October 16, 1996: Early evening storms produced 3/4 to 1 3/4 inch hail in Nicollet, Dakota, Brown, Watonwan, and Martin Counties. In Scott County near St. Patrick, hail fell intermittently for an hour and the area received 3 1/2 inches of rainfall. In Watonwan County, wind gusts up to 63 mph moved several garages off their foundations, destroyed a Cattle shed and a corn crib, and uprooted and toppled trees. Southwest of Lake Crystal in Blue Earth County, a garage was blown over onto a vehicle. A 250 gallon fuel tank was also blown over.
October 16, 1937: Snowstorm leaves 10 inches at Bird Island.
October 16, 1880: Earliest blizzard in Minnesota. Struck western Minnesota and the eastern Dakotas especially hard. Over a foot of snow in western counties. Railroads were blocked. Damage done to Great Lakes shipping. Huge drifts exceeding 20 ft formed in the Canby area lasted until the next spring when flooding occurred across the Minnesota River Valley.
A Mild Winter Outlook?
Bug-Killing Cold Saturday
My winter outlook hasn't changed. "Colder with some snow". Take it to the bank. When in doubt, talk fast, wave your arms and deal in vague generalities. The truth: if I could deliver a consistently accurate 3-6 month forecast I'd be sipping umbrella drinks on my own personal island.
NOAA just came out with their prediction for December through February. Based on a powerful El Nino warming of the Pacific, changes in the AO (Arctic Oscillation) and the MJO (Madden-Julian Oscillation) the forecast for Minnesota and Wisconsin calls for milder and slightly drier than average. That's consistent with previous El Nino events, but every warming phase is different.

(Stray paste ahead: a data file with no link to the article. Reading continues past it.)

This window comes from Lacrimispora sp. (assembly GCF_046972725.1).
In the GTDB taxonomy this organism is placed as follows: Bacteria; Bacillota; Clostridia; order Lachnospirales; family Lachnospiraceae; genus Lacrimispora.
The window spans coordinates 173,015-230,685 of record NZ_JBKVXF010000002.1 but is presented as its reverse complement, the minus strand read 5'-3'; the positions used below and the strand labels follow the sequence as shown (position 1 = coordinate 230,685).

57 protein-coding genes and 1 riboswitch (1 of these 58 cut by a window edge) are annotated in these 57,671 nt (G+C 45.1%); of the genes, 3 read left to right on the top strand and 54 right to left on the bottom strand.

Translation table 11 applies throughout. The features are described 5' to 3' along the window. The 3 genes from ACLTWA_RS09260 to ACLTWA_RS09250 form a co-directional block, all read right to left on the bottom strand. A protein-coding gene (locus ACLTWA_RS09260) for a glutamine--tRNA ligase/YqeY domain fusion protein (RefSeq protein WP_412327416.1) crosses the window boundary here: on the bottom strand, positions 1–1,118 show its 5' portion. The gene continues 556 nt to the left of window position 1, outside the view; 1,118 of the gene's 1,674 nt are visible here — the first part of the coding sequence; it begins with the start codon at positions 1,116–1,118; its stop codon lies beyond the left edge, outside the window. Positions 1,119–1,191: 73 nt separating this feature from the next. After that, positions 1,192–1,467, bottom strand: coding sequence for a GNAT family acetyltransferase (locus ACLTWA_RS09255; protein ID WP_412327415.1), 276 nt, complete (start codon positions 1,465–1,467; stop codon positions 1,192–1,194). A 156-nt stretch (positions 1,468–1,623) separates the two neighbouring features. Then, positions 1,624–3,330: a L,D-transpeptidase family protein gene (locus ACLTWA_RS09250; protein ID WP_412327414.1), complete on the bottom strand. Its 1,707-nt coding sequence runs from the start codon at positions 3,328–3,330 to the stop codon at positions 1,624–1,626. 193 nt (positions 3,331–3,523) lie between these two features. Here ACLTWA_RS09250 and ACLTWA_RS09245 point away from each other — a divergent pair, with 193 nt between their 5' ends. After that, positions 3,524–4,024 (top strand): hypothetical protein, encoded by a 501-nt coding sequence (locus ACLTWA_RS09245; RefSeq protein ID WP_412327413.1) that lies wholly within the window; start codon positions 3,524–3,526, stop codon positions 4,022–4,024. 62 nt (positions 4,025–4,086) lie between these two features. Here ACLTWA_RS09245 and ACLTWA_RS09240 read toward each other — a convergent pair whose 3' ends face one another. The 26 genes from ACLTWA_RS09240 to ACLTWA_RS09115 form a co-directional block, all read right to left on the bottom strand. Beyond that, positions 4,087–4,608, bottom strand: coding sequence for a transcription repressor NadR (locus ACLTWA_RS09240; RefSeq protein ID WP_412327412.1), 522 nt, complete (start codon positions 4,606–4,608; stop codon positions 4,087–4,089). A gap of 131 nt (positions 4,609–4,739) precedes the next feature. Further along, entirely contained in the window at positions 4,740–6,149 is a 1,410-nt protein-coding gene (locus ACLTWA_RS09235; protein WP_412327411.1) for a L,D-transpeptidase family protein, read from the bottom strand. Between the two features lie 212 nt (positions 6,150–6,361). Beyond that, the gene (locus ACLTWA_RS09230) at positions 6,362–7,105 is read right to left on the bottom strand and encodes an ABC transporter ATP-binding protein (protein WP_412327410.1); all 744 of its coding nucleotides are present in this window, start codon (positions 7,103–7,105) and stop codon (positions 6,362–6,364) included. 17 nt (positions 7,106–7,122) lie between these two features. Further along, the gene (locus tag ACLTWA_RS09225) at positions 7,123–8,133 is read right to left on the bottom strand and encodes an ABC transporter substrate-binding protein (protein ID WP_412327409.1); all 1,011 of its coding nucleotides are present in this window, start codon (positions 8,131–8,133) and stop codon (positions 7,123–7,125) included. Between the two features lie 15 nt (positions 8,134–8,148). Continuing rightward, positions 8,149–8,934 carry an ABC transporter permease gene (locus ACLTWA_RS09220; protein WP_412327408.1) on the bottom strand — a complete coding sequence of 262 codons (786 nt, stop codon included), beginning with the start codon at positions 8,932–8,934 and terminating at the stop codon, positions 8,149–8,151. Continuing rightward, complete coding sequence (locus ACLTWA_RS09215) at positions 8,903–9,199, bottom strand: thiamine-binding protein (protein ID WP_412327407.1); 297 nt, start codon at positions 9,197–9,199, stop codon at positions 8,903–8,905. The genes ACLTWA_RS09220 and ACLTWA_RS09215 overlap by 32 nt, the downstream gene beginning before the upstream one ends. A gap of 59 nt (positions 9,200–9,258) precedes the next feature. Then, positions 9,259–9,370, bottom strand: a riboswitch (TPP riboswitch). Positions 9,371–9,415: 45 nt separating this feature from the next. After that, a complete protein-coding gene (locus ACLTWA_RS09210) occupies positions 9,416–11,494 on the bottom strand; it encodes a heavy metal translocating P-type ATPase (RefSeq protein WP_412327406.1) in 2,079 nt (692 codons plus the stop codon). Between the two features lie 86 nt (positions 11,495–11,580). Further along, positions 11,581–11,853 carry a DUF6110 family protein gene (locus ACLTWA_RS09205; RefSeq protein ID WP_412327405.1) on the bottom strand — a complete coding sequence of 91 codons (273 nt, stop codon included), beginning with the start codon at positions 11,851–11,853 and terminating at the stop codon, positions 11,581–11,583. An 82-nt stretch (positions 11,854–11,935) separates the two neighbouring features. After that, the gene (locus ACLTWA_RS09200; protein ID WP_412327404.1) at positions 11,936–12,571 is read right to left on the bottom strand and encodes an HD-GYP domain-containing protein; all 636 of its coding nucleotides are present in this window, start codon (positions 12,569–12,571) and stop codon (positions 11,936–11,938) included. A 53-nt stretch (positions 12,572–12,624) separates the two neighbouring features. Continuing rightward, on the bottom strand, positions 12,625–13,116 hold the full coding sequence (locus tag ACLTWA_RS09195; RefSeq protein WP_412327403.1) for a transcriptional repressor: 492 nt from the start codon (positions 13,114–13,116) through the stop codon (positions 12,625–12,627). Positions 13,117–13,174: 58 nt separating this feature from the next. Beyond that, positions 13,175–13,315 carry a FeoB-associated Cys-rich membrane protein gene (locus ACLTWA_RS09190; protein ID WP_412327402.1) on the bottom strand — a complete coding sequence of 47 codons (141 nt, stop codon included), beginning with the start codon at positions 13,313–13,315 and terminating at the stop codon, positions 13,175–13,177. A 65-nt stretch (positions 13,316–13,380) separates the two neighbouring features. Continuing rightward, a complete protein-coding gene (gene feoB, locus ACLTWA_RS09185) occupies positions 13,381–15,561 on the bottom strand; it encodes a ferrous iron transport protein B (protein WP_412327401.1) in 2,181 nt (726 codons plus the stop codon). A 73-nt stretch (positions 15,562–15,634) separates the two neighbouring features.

That said, I think (I hope) we won't be tracking a persistent and perpetual polar vortex this winter. New England may get smacked, but a milder, Pacific wind should keep us consistently milder than average, with a few slaps of cold and snow. We'll see.
Today feels like October as the jackets come out. Clear skies and light winds set the stage for a hard freeze tonight in the suburbs: a few hours below 28F - cold enough to kill off most plant life, including ragweed.
Plan on a sunny weekend; 70s return Monday. The ECMWF hints at a tropical storm in the Gulf in 1 week.
Image credit above: "How temperatures around the globe varied from average during September 2015, the second warmest September on record." Credit: NASA
File photo above: "View of drought in Rio Jacarei, region of Joanopolis, interior of Sao Paulo, southeastern Brazil, on February 14, 2014. The level of Cantareira System, abastace dam that almost 9 million people in Sao Paulo is in 18.7%, the lowest level since 1974." Photo by: LUIS MOURA/picture-alliance/dpa/AP Images
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Photo credit: "Out of hand." Eric Pickersgill.
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TODAY: Partly sunny, brisk. Winds: NW 10-15. High: 49
FRIDAY NIGHT: Heavy jackets for football games. Clear and frosty. Low: 30
SATURDAY: Hard freeze early. Cool sun with light winds. Winds: SW 5-10. High: 52
SUNDAY: Sunny and windy. Winds: SE 10-20. Wake-up: 37. High: 59
MONDAY: Some sun, lukewarm again. Wake-up: 46. High: 72
TUESDAY: Clouding up, showers late. Wake-up: 56. High: 65
WEDNESDAY: Cooler, few showers linger. Wake-up: 52. High: 57
THURSDAY: Cool sunshine returns. Wake-up: 41. High: 52
Photo credit here: "By 1978 Exxon’s senior scientists were telling top management that climate change was real, caused by man, and would raise global temperatures by 2-3C." Photograph: Pat Sullivan/AP.
* More perspective from Huffington Post.
Photo credit above: Flickr/Ken Hodge.
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